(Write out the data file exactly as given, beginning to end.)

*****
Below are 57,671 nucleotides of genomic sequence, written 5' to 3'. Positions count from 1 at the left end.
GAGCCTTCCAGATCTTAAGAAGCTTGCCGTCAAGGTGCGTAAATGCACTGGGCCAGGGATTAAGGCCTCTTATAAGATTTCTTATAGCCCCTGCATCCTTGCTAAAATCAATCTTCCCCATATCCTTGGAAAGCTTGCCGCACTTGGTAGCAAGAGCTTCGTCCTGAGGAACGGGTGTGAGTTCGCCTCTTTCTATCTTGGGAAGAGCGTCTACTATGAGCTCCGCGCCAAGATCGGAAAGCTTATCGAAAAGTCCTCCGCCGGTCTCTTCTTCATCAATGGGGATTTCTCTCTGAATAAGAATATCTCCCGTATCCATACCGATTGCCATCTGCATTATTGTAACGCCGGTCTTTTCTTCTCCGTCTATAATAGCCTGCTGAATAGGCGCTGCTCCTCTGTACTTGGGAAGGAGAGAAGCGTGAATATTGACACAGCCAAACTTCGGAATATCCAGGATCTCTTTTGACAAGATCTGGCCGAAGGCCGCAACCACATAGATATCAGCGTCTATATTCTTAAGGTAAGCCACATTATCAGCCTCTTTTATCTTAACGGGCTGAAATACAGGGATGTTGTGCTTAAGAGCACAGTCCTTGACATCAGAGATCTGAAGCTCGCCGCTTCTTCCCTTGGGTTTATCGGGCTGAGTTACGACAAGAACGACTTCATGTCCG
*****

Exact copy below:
Below are 57,671 nucleotides of genomic sequence, written 5' to 3'. Positions count from 1 at the left end.
GAGCCTTCCAGATCTTAAGAAGCTTGCCGTCAAGGTGCGTAAATGCACTGGGCCAGGGATTAAGGCCTCTTATAAGATTTCTTATAGCCCCTGCATCCTTGCTAAAATCAATCTTCCCCATATCCTTGGAAAGCTTGCCGCACTTGGTAGCAAGAGCTTCGTCCTGAGGAACGGGTGTGAGTTCGCCTCTTTCTATCTTGGGAAGAGCGTCTACTATGAGCTCCGCGCCAAGATCGGAAAGCTTATCGAAAAGTCCTCCGCCGGTCTCTTCTTCATCAATGGGGATTTCTCTCTGAATAAGAATATCTCCCGTATCCATACCGATTGCCATCTGCATTATTGTAACGCCGGTCTTTTCTTCTCCGTCTATAATAGCCTGCTGAATAGGCGCTGCTCCTCTGTACTTGGGAAGGAGAGAAGCGTGAATATTGACACAGCCAAACTTCGGAATATCCAGGATCTCTTTTGACAAGATCTGGCCGAAGGCCGCAACCACATAGATATCAGCGTCTATATTCTTAAGGTAAGCCACATTATCAGCCTCTTTTATCTTAACGGGCTGAAATACAGGGATGTTGTGCTTAAGAGCACAGTCCTTGACATCAGAGATCTGAAGCTCGCCGCTTCTTCCCTTGGGTTTATCGGGCTGAGTTACGACAAGAACGACTTCATGTCCG